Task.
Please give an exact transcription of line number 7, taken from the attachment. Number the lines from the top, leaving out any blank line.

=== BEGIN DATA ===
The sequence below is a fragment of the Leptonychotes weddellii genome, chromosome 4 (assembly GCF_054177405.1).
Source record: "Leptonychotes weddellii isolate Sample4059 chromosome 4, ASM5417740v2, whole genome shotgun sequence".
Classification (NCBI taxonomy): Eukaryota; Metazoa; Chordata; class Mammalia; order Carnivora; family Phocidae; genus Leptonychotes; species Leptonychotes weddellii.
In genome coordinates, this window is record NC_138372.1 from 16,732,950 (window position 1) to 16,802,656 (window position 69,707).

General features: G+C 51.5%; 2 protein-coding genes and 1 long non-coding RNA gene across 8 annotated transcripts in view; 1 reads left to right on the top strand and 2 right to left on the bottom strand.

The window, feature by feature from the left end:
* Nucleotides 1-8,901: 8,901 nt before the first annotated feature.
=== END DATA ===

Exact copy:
* Nucleotides 1-8,901: 8,901 nt before the first annotated feature.